World Bank launches crowdfunding support for Kenyan clean-tech startups
The World Bank’s Kenya Climate Innovation Centre (KCIC) has launched the first ever crowdfunding mentorship programme for entrepreneurs in East Africa; the four month programme teaching participants how to effectively leverage crowdfunding.
Under the trial phase of the programme, KCIC has helped six clean-tech startups design and implement crowdfunding campaigns; with the organisation aiming to unlock new channels of funding for green-tech entrepreneurs.
“By helping entrepreneurs connect with a global pool of investors, crowdfunding may represent a new tool that can address a funding problem faced by many local green ventures” said Diarietou Gaye, World Bank country director for Kenya.
“The development of a competitive clean technology sector will be instrumental toward a low-carbon economy and Kenya is taking important steps to reduce carbon emissions and increase resilience to climate change in accordance with its National Climate Change Action Plan.”
With the assistance of Crowdfund Capital Advisors (CCA), KCIC is offering a range of advisory services designed to help clean-tech startups in East Africa effectively leverage all the crowdfunding platforms available to African entrepreneurs.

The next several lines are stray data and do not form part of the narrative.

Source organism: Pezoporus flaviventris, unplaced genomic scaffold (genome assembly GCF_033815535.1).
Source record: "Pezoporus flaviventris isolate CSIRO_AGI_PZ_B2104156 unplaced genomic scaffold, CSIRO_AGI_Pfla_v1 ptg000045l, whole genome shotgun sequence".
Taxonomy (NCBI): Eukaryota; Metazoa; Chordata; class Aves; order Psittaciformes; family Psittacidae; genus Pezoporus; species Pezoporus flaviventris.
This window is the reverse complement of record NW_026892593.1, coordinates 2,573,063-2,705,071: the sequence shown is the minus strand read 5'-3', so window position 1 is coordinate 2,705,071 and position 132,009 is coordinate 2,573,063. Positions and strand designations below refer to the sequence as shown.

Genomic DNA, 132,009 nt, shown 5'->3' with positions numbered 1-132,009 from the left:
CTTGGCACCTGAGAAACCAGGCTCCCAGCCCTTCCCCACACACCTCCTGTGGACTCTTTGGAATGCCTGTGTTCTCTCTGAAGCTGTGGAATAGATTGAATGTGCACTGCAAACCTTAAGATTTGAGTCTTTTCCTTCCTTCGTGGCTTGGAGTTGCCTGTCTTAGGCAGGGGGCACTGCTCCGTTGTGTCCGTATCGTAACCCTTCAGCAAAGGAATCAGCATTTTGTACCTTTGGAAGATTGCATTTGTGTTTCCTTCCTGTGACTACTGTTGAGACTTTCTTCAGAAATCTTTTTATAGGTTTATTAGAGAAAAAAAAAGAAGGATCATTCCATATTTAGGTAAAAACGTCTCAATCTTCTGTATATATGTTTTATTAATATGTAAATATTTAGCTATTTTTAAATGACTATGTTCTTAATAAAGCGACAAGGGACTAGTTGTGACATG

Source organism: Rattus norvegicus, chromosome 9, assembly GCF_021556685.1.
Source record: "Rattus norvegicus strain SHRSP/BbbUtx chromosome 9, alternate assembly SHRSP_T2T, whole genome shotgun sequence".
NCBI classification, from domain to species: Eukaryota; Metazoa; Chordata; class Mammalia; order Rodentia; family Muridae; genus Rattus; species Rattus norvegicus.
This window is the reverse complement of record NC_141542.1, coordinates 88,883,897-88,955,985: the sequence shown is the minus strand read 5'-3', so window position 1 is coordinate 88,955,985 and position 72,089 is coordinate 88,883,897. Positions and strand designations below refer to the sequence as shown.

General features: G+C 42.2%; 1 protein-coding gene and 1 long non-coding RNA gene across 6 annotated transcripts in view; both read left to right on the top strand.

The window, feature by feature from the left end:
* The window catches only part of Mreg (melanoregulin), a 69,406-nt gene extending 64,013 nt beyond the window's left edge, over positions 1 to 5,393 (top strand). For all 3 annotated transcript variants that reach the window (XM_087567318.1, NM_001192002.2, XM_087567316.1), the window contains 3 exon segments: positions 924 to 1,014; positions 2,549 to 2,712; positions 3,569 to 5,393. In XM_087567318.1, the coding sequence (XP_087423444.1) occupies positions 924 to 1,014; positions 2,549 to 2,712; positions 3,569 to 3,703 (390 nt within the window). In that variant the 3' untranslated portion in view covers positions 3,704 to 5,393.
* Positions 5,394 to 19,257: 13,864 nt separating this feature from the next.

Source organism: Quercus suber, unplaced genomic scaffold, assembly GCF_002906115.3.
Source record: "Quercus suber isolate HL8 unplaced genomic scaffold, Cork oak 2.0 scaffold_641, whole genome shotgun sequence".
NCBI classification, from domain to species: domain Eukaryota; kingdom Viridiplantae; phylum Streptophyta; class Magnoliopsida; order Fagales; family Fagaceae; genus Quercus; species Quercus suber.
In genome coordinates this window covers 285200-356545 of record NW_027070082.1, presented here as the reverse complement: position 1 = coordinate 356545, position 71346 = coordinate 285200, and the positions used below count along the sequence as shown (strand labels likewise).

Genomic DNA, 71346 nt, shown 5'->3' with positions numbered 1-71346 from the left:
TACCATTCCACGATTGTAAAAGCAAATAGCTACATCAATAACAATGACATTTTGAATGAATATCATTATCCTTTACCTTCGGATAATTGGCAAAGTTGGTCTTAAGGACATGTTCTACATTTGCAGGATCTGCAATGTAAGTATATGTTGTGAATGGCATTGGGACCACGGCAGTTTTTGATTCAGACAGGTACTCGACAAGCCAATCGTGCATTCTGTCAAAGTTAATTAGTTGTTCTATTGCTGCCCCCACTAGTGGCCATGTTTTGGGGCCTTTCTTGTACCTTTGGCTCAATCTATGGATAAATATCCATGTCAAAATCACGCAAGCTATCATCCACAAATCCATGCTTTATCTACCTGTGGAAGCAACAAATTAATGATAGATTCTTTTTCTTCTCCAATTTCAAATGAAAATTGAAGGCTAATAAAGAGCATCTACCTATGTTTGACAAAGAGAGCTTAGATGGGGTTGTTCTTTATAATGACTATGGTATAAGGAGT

According to KCIC, the new programme is intended to address the lack of information and education programmes regarding crowdfunding opportunities for startups currently hindering entrepreneurs in Kenya.
“Despite the growing number of small and medium-sized enterprises interested in crowdfunding in emerging markets, information and data on the topic is scarce and difficult to find,” said Edward Mungai, chief executive officer (CEO) of KCIC.
“The ultimate goal of this project is to assist local ventures in making the most of this innovative form of financing.”
To select the first cohort of startups for the programme, KCIC held a national pitching competition last August, selecting startups based on their “crowdfunding potential”.
The six startups which took part in the first programme were Wanda Organic, Global Supply Solutions, iCoal Concepts, Skynotch Energy Africa, Develatech, and the Human Needs Project.
The participants received four months of mentorship and training during which they designed and tested their crowdfunding strategies. Four of these clean-tech ventures—Wanda Organic, Global Supply Solutions, iCoal Concepts, and Skynotch Energy Africa – launched their campaigns on Indiegogo, while the other two plan to go live with their campaigns in March.
Originally Posted on Disrupt Africa